Nearly a million homes suffered blackouts in Japan's north east after a strong aftershock that killed two people and piled more misery on a region buried under the rubble of last month's devastating tsunami.
The north-eastern coast was still reeling from the destruction wrought by a 9.0-magnitude earthquake on March 11, with tens of thousands of households without power or water. The new 7.1 tremor on Thursday threw even more areas into disarray and sent communities that had made some gains back to square one.
Petrol was scarce again, and long lines formed at stations. Stores that had recently restocked their shelves sold out of basics and were forced to ration purchases again.
The latest quake did far less damage, generated no tsunami and largely spared the region's nuclear plants. Some slightly radioactive water spilled at one plant, but the tsunami-crippled Fukushima Dai-ichi complex reported no new problems.
The latest tremor - the strongest since the day of the tsunami - cut power to more homes, though it was quickly restored to many, said Souta Nozu, a spokesman for Tohoku Electric Power, which serves northern Japan. That includes homes in prefectures in Japan's north west that were spared in the first quake.
Six conventional power plants in the area were knocked out, though three have since come back online and the others should be up again within hours, Mr Nozu said. But with power lines throughout the area damaged, it was not clear whether normal operations would be restored.
Several nuclear power plants briefly switched to diesel generators but were reconnected to the grid by Friday afternoon. One plant north of Sendai briefly lost the ability to cool its spent fuel pools, but quickly got it back.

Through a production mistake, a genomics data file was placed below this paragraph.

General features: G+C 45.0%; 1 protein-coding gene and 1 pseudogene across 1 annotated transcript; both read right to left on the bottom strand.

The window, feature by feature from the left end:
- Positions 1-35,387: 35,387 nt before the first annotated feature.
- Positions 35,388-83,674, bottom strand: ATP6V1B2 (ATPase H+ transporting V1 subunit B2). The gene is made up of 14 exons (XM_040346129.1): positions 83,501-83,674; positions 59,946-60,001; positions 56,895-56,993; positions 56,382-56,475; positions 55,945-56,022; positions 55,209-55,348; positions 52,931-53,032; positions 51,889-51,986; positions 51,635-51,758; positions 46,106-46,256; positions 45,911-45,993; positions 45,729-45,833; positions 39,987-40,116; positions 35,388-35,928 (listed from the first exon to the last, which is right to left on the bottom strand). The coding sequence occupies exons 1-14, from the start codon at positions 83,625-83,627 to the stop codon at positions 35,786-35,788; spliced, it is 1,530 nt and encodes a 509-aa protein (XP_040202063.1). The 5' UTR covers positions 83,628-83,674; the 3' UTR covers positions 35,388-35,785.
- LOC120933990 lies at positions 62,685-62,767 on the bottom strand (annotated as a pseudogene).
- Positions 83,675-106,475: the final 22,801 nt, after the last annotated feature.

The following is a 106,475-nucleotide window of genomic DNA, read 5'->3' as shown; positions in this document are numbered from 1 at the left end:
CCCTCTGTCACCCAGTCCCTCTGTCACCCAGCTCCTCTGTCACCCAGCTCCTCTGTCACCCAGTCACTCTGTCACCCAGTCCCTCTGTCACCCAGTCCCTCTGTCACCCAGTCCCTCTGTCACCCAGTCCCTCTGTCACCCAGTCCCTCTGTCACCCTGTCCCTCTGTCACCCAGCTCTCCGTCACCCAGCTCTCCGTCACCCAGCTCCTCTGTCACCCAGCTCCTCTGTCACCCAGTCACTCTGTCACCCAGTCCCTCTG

At a plant in Onagawa, some radioactive water splashed out of the pools but did not leave a containment building, Tohoku Electric said. Such splash-out is "not unusual, although it is preferable that it doesn't happen", according to Japanese nuclear safety agency official Tomoho Yamada. "Closer inspection could find more problems," said agency spokesman Hidehiko Nishiyama, but no radiation was released into the environment at Onagawa.
The plant began leaking oil into the ocean in the first earthquake, and the flow escaped a containment boom in Thursday's tremor but was contained again by Friday, coast guard spokesman Hideaki Takase said.
Thursday's quake prompted a tsunami warning of its own, but it was later cancelled. Three people were killed, national fire and disaster agency spokesman Junichi Sawada said. A 79-year-old man died of shock and a woman in her 60s was killed when power was cut to her oxygen tank. The third death was an 85-year-old man, but the circumstances were unclear.